Oriel is a boy that needs love. I used the word feisty to describe him because he is quick to joke and it is often hard to get serious with him. At one point, we had a short one on one time right before the prayer meeting and I said, "Look, I'm only here for a short week and a half. If there is anything on your mind about how things are going for you, now is the time to say it. I promise confidentiality, and even more, I promise to pray for you."

He finally paused, and began to share some of his concerns in life. You could tell it was not easy for him to share. He has a hard shell for some reason, and when I discussed things with Vanina our conclusion was the same. He just really needs to be shown love. Perhaps he's lacking someone trustworthy, or someone willing to go deeper than the superficial. I do not know. But he's a great kid, and I will definitely be praying for him!

Chau!

Hijos del Rey - kids camp in Chaco

First of all, a huge applause for the help of the young woman pictured on the right--Vanina. I had first been impressed with a talk she gave to the youth group in Santa Rosa about homosexuality, and then continued to be surprised by her sincerity and servant nature.

She definitely was a major asset to the team as she was always ready to help in any way she could.

The picture is a little peak at some decorating time we had on Monday to prepare for the big day.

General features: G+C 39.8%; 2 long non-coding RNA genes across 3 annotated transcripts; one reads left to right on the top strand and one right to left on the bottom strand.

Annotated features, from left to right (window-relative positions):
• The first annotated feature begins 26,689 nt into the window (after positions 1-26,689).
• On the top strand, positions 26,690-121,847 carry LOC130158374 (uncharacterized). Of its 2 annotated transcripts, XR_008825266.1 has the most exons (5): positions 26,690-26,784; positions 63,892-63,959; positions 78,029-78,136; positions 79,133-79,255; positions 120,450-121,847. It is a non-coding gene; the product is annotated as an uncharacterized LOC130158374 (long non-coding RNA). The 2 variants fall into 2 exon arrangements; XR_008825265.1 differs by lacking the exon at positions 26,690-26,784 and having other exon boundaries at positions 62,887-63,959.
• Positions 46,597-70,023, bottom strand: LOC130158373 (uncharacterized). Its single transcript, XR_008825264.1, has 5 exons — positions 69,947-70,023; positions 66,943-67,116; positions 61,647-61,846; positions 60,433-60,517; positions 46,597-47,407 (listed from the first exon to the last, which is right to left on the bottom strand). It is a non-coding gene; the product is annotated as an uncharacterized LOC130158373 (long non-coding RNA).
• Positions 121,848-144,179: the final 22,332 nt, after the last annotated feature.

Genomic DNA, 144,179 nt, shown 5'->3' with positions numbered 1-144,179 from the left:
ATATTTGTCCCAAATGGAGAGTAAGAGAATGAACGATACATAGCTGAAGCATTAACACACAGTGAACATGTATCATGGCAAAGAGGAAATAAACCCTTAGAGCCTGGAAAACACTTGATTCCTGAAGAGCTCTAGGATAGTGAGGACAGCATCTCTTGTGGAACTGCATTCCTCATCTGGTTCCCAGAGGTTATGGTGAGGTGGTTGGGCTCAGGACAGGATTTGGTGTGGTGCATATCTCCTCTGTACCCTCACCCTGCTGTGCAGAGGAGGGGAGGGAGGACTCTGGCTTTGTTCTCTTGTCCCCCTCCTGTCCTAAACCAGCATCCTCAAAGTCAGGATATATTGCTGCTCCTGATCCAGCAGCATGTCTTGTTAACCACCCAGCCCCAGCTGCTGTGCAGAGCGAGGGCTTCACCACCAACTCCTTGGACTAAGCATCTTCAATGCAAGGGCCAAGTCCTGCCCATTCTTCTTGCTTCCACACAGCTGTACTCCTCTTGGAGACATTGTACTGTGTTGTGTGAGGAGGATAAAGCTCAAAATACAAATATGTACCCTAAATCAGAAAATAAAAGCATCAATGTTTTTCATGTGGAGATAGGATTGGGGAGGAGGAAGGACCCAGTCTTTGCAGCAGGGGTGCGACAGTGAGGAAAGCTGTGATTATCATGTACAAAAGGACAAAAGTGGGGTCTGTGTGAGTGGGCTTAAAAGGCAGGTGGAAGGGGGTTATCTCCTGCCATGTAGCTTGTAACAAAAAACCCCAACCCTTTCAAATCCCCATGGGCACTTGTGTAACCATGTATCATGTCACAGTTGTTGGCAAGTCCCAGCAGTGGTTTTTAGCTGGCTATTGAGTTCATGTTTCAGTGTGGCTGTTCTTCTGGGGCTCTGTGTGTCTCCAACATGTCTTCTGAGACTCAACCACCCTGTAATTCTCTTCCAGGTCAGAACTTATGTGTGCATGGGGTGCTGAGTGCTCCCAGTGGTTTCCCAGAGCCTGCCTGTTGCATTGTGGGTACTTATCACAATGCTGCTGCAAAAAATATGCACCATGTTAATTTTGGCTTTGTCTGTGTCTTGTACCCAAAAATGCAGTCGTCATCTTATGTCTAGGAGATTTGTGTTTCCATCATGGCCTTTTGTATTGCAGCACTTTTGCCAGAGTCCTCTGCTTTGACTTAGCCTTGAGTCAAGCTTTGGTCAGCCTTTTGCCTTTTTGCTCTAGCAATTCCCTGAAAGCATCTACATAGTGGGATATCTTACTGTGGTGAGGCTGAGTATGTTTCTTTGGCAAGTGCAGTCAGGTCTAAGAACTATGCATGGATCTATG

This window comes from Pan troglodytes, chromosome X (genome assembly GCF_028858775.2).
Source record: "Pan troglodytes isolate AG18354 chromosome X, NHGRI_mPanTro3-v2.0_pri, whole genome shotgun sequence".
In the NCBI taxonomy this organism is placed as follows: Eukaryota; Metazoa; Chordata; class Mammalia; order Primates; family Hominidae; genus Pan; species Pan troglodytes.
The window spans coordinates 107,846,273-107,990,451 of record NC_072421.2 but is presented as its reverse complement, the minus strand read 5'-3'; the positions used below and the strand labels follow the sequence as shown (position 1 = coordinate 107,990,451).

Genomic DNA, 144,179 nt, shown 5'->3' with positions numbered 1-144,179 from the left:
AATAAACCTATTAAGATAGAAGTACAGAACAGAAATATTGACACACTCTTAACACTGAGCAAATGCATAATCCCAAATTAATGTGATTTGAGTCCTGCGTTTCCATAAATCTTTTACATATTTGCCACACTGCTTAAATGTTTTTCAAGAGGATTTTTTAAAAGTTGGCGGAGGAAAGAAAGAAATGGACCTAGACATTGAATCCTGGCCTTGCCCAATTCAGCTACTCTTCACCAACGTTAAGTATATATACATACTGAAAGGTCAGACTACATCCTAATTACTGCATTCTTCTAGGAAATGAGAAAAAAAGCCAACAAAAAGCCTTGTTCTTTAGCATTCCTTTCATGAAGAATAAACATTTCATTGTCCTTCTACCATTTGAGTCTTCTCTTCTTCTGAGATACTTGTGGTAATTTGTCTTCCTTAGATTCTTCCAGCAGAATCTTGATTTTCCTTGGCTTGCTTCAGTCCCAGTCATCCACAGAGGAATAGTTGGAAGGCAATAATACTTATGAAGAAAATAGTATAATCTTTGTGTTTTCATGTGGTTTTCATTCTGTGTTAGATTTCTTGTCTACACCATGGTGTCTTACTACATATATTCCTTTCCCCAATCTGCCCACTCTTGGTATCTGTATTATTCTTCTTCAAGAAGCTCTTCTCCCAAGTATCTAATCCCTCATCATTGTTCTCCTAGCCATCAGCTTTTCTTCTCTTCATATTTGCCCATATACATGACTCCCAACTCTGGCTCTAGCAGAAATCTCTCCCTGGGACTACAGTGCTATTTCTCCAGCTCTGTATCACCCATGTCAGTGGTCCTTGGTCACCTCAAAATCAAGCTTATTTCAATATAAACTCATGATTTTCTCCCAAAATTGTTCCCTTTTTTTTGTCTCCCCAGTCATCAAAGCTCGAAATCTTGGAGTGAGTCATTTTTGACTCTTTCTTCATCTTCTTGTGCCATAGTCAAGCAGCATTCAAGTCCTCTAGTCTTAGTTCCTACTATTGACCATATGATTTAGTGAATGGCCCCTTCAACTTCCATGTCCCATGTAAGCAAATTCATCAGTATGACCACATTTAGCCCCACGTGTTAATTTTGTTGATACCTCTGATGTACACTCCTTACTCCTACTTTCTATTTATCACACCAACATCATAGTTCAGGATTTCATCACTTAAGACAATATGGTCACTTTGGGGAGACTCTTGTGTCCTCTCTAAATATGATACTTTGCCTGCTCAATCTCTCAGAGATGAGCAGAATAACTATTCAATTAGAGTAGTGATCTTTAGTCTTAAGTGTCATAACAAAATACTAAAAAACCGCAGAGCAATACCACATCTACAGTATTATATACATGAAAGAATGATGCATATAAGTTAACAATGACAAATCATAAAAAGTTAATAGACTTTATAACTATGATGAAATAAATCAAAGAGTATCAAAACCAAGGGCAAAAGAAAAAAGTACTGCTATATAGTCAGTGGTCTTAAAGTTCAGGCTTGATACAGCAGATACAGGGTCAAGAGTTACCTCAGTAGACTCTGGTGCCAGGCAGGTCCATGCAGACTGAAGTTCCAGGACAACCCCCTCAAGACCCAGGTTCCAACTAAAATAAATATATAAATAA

On Tuesday, bright and early, Vanina, Cletis and I made our way to the church to meet up with what would eventually be 58 kiddos for an all day camp in the sister church of Iglesia Cristiana Evangelica 41st Street.

From there, I gave a short talk on being an adopted child of God, which was followed up later by Vanina explaining that God has a purpose for us being in his family.

In between, we had game time, pool time, soccer (duh), and much much more.

I include the picture of the boy on the right, Agustin, because I had a couple cool moments with him during and after the camp. I told him about why I am in Argentina, and why it's so great to be loved by God. He had a great smile and laugh; I hope he realizes how much he is loved.

There were two girls who came that were much older than the rest. As a result, they chose to hang out in the outskirts solo. I opted to spend some time with them and ask them about their lives. Question after question, and it was difficult to get much out of them apart from a sentence or two. Thankfully, they then started to ask me questions, curious about my life, and I was able to share a part of my testimony with them.

While I had invited them to the pre-teen event we would be having, they never came. I hope though, that God could use our time together!

It was a tiring, but extremely wonderful day. The kids all seemed to enjoy the pool more than anything, while I enjoyed the countless servings of tereré amongst the leaders. haha

Chau!

Thursday, January 12, 2012

For my brother's birthday, I was not given the opportunity to give him a call over skype. Sad face.